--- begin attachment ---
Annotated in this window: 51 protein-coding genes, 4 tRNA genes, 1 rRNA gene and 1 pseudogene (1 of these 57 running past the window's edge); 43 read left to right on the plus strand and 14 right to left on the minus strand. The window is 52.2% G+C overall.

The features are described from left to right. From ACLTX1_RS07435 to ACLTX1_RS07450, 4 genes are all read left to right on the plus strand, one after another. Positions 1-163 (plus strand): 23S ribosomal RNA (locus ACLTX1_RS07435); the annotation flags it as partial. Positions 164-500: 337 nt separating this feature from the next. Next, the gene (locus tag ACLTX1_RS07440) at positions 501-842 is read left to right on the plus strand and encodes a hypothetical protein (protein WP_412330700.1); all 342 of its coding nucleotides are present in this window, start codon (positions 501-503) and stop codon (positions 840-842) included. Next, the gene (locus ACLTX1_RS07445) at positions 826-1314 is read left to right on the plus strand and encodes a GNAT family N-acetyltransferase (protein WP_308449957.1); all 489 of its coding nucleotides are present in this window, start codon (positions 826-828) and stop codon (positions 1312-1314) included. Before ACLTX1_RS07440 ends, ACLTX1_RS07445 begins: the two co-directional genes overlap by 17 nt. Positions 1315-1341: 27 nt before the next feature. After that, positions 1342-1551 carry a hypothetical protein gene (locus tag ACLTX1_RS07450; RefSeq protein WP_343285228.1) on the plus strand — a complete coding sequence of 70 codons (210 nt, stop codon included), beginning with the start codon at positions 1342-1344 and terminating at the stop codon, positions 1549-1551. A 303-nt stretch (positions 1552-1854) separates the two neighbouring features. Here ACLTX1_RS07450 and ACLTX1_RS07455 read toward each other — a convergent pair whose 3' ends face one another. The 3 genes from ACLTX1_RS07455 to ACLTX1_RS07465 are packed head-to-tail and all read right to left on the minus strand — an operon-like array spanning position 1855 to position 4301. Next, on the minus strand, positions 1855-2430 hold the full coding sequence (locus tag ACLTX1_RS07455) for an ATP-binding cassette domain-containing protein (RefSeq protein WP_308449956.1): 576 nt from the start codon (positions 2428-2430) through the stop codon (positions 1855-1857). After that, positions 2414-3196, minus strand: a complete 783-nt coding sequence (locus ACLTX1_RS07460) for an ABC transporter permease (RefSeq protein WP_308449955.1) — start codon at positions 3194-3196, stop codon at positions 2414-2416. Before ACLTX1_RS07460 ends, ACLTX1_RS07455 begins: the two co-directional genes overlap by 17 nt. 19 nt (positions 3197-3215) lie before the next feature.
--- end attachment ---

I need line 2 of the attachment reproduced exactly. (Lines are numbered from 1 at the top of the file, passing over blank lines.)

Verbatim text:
The features are described from left to right. From ACLTX1_RS07435 to ACLTX1_RS07450, 4 genes are all read left to right on the plus strand, one after another. Positions 1-163 (plus strand): 23S ribosomal RNA (locus ACLTX1_RS07435); the annotation flags it as partial. Positions 164-500: 337 nt separating this feature from the next. Next, the gene (locus tag ACLTX1_RS07440) at positions 501-842 is read left to right on the plus strand and encodes a hypothetical protein (protein WP_412330700.1); all 342 of its coding nucleotides are present in this window, start codon (positions 501-503) and stop codon (positions 840-842) included. Next, the gene (locus ACLTX1_RS07445) at positions 826-1314 is read left to right on the plus strand and encodes a GNAT family N-acetyltransferase (protein WP_308449957.1); all 489 of its coding nucleotides are present in this window, start codon (positions 826-828) and stop codon (positions 1312-1314) included. Before ACLTX1_RS07440 ends, ACLTX1_RS07445 begins: the two co-directional genes overlap by 17 nt. Positions 1315-1341: 27 nt before the next feature. After that, positions 1342-1551 carry a hypothetical protein gene (locus tag ACLTX1_RS07450; RefSeq protein WP_343285228.1) on the plus strand — a complete coding sequence of 70 codons (210 nt, stop codon included), beginning with the start codon at positions 1342-1344 and terminating at the stop codon, positions 1549-1551. A 303-nt stretch (positions 1552-1854) separates the two neighbouring features. Here ACLTX1_RS07450 and ACLTX1_RS07455 read toward each other — a convergent pair whose 3' ends face one another. The 3 genes from ACLTX1_RS07455 to ACLTX1_RS07465 are packed head-to-tail and all read right to left on the minus strand — an operon-like array spanning position 1855 to position 4301. Next, on the minus strand, positions 1855-2430 hold the full coding sequence (locus tag ACLTX1_RS07455) for an ATP-binding cassette domain-containing protein (RefSeq protein WP_308449956.1): 576 nt from the start codon (positions 2428-2430) through the stop codon (positions 1855-1857). After that, positions 2414-3196, minus strand: a complete 783-nt coding sequence (locus ACLTX1_RS07460) for an ABC transporter permease (RefSeq protein WP_308449955.1) — start codon at positions 3194-3196, stop codon at positions 2414-2416. Before ACLTX1_RS07460 ends, ACLTX1_RS07455 begins: the two co-directional genes overlap by 17 nt. 19 nt (positions 3197-3215) lie before the next feature.